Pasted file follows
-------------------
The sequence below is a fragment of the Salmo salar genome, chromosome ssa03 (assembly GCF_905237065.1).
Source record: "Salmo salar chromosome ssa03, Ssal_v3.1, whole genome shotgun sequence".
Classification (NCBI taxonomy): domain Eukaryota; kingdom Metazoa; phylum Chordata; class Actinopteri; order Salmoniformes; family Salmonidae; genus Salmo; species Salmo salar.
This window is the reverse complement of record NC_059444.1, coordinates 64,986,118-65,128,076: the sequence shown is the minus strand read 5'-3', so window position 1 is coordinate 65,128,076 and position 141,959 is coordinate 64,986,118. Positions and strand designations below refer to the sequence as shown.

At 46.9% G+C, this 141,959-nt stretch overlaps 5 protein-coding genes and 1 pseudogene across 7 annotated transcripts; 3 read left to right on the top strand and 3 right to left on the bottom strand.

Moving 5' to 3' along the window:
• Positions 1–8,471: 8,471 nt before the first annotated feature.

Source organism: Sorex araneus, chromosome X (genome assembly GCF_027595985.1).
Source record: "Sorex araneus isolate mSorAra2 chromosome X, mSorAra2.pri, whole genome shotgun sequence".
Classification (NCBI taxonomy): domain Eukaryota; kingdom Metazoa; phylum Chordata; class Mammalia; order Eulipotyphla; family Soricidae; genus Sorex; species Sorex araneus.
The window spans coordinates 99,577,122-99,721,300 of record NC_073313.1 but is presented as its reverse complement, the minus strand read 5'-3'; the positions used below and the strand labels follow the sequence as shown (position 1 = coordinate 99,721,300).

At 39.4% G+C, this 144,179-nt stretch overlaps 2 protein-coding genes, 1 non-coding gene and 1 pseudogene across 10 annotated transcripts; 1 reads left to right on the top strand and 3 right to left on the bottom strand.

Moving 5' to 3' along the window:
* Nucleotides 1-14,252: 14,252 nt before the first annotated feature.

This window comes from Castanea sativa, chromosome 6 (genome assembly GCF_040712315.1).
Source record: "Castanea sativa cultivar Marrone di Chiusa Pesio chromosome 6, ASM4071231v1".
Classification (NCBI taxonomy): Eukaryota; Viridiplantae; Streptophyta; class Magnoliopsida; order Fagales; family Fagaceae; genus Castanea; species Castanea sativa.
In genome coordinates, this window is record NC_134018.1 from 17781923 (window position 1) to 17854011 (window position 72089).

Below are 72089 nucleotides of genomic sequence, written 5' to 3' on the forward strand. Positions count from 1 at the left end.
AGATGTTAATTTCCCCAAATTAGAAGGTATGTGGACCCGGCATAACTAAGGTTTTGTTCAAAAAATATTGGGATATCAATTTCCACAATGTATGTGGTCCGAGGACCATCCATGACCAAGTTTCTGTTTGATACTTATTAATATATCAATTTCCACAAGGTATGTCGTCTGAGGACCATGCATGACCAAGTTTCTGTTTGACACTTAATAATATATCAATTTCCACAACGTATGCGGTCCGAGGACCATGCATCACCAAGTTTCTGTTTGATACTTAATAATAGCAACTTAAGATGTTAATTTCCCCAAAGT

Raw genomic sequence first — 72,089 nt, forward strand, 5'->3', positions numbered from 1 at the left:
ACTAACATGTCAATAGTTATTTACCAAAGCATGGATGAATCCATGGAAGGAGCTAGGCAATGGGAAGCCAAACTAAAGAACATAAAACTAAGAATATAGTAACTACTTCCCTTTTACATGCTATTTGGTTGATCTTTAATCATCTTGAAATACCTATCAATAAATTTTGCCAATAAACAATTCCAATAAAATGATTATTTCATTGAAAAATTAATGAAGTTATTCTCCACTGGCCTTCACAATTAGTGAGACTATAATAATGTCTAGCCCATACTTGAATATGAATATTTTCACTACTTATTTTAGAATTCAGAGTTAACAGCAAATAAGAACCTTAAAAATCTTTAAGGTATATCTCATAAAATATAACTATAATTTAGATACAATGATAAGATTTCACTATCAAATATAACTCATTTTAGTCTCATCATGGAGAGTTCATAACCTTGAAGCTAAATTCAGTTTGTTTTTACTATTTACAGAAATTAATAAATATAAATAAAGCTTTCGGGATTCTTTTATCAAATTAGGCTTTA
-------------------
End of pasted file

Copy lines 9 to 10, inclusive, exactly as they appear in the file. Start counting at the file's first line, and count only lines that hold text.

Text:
Source record: "Sorex araneus isolate mSorAra2 chromosome X, mSorAra2.pri, whole genome shotgun sequence".
Classification (NCBI taxonomy): domain Eukaryota; kingdom Metazoa; phylum Chordata; class Mammalia; order Eulipotyphla; family Soricidae; genus Sorex; species Sorex araneus.